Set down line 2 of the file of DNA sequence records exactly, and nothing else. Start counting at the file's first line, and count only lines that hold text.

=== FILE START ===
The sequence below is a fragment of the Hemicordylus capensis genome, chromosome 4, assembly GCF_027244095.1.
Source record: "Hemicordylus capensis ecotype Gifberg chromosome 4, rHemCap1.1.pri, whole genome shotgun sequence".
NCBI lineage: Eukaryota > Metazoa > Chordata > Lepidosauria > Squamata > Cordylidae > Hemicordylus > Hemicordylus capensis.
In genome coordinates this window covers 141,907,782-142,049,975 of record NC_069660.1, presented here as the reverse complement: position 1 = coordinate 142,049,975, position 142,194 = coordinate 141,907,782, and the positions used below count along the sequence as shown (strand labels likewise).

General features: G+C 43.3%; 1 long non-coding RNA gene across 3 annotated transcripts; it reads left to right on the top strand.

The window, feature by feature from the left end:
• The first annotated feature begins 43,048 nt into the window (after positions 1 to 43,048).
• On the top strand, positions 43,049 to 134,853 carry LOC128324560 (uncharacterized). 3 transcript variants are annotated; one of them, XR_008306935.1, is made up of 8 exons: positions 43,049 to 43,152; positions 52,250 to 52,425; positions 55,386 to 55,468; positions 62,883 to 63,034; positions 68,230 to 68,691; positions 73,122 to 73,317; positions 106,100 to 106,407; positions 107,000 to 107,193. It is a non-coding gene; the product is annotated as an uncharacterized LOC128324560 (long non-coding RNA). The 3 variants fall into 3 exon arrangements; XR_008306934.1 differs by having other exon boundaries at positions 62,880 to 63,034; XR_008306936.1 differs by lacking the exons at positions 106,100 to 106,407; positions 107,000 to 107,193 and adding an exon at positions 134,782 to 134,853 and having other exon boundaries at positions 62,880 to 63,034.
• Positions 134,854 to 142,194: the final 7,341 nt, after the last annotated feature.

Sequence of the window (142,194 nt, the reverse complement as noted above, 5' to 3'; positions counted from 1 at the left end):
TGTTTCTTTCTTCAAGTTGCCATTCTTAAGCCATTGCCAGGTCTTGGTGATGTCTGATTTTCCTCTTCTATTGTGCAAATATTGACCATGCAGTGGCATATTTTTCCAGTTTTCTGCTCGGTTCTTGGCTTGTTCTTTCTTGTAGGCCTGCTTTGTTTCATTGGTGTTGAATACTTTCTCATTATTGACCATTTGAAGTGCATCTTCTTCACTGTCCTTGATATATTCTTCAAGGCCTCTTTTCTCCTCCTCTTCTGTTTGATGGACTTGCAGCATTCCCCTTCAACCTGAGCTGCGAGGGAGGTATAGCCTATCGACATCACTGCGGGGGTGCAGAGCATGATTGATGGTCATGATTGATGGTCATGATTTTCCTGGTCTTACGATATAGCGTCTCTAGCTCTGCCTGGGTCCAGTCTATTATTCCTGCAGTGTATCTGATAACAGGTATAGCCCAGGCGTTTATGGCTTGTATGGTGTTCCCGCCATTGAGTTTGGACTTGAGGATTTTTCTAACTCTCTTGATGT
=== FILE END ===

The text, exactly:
Source record: "Hemicordylus capensis ecotype Gifberg chromosome 4, rHemCap1.1.pri, whole genome shotgun sequence".